Live Footage: Up-and-Coming Swedish Singer/Songwriter Marlene Oak Performs “In The Evening” at YouTube Music Studio

Earlier this week, I wrote about Marlene Oak a Swedish singer/songwriter and guitarist, who grew up on a small island outside of of Stockholm, where she turned to music as an escape. Oak spent her teenage years busking on the streets of Stockholm’s Old Town, and was serendipitously discovered by someone, who just happened to pass by and catch her playing. After releasing a couple of singles, which helped to develop a reputation for a sound and approach that’s influenced by Bob DylanJeff BuckleyJoni Mitchell, Nina Simone and Janis Joplin, the Swedish singer/songwriter and guitarist built a following playing shows across her homeland at pubs, clubs and elsewhere, opening for the likes of Miss Li,Whitney Rose and Susto, as well as playing sets at Way Out West FestivalSTHLM Americana and Irisfestivalen.

The up-and-coming, Swedish singer/songwriter’s latest single “In The Evening” is centered around a hauntingly sparse arrangement of Oak’s soulful and plaintive vocals, accompanied by a strummed, electric guitar fed through gentle amount of reverb. Of course, such a sparse arrangement forces your attention on Oak’s vocals and lyrics — in particular, as the song focuses on heartbreak, sorrow, achingly lonely nights and desperately figuring out some way to move forward with your life. Recorded in one take, the song possesses a you-were-there immediacy which helps pack a walloping emotional punch.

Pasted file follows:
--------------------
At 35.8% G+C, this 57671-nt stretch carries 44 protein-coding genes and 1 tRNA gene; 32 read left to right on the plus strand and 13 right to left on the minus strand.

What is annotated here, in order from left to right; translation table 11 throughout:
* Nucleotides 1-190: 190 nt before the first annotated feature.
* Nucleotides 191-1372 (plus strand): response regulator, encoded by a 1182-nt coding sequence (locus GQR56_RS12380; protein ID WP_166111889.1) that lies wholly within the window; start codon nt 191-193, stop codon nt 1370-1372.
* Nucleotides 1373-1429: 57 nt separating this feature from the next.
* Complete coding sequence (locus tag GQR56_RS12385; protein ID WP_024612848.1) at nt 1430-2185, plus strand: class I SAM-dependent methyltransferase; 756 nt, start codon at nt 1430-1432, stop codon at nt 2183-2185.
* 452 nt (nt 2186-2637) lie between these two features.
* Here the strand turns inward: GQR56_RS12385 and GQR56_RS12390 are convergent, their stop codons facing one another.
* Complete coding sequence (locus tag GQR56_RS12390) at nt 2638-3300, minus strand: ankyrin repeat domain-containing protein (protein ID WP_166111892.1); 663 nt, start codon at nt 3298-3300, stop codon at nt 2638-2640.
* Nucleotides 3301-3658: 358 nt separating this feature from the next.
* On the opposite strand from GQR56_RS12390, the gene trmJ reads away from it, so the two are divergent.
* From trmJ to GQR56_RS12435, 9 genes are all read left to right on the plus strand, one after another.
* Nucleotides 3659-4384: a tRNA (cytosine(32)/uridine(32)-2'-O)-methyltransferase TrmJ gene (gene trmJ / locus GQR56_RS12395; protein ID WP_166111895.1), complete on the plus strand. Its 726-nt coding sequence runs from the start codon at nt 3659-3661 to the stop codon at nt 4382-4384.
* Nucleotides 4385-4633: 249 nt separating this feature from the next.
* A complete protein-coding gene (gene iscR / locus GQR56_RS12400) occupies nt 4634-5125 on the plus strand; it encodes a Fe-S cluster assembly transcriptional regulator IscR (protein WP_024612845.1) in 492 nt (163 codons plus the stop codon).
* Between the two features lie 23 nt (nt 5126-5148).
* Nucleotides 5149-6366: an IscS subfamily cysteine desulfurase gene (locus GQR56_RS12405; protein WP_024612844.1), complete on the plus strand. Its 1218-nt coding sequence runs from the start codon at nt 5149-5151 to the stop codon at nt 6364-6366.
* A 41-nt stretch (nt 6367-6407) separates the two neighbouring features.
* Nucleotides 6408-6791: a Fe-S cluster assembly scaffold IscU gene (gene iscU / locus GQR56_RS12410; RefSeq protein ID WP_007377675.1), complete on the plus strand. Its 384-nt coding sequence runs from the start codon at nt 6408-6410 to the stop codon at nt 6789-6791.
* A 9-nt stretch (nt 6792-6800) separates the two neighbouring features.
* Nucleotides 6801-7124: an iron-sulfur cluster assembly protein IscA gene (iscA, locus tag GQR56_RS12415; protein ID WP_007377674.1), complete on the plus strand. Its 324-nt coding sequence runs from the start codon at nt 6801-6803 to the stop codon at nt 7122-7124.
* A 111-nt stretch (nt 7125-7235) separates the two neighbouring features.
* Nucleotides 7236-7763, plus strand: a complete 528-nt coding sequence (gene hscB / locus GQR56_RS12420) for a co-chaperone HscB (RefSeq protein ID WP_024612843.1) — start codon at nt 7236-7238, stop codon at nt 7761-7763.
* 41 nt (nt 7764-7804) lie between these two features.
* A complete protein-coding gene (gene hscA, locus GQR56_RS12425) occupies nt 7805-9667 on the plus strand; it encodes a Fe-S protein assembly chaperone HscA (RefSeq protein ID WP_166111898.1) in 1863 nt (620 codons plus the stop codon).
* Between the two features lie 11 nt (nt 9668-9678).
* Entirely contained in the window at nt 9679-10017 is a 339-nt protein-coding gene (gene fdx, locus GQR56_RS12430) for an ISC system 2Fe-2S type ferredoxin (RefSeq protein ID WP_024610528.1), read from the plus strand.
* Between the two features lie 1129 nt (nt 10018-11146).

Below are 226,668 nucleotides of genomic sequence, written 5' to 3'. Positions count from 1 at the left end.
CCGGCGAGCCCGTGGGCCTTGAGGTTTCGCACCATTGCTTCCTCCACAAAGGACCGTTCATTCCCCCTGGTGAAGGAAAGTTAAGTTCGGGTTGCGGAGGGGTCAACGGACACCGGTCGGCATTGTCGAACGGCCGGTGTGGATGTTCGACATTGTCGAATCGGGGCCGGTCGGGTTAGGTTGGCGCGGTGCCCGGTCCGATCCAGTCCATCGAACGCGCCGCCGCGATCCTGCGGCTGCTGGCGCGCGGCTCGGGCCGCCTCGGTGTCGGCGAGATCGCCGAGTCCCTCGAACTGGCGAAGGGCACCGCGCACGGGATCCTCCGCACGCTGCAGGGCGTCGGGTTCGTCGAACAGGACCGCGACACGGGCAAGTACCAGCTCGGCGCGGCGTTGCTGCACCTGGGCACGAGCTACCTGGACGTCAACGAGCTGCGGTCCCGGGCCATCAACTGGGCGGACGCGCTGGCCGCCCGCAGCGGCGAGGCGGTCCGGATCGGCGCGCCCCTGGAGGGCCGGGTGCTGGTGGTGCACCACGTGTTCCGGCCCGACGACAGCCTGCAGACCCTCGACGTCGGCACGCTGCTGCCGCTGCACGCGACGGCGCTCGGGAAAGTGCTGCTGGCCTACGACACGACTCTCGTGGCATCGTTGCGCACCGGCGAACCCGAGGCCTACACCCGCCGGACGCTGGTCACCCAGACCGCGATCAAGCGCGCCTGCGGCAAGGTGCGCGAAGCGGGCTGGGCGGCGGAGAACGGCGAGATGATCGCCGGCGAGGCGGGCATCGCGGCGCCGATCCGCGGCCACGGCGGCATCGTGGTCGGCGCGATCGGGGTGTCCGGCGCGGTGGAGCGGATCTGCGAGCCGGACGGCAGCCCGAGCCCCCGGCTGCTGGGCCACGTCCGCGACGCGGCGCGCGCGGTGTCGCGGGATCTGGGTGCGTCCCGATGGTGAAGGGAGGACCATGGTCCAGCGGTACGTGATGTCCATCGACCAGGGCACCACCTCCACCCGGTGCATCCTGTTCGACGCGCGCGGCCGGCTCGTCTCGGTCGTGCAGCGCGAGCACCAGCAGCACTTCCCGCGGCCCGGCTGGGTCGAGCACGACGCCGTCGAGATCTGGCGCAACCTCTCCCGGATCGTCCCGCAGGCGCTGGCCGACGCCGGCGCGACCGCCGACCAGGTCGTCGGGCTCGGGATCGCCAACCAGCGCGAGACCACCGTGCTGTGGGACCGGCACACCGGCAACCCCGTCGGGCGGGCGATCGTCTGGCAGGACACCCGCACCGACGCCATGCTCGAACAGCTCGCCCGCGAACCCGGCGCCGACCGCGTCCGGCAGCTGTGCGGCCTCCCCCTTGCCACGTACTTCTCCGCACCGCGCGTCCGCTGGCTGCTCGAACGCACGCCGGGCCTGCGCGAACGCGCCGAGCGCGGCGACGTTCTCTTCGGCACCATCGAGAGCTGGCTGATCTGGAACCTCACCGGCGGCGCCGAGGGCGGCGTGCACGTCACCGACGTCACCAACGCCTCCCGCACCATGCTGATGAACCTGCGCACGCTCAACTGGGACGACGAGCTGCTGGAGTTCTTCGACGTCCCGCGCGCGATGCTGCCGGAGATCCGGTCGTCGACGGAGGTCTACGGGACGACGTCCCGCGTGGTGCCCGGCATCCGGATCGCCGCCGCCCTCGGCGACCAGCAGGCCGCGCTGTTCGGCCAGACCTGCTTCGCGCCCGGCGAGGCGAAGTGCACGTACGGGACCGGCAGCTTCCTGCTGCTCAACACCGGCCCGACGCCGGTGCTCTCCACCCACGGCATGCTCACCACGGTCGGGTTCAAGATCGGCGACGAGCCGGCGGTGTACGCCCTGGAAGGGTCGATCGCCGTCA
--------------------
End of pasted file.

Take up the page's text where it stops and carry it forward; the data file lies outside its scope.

“When I recorded ‘In The Evening’, I wanted to record everything on one take — without a click. And that’s what I did,” Oak says in press notes. “I aimed for keeping the same feeling to the song as I had when I wrote it, and I wanted to sing the words as if they were my last.” 

Building upon a growing buzz surrounding her and the song, Oak released live footage of her performing the song at YouTube Music Studio at Riksmixningsverket in Stockholm. The live footage emphasizes the you-were-there immediacy of the song and its initial recording.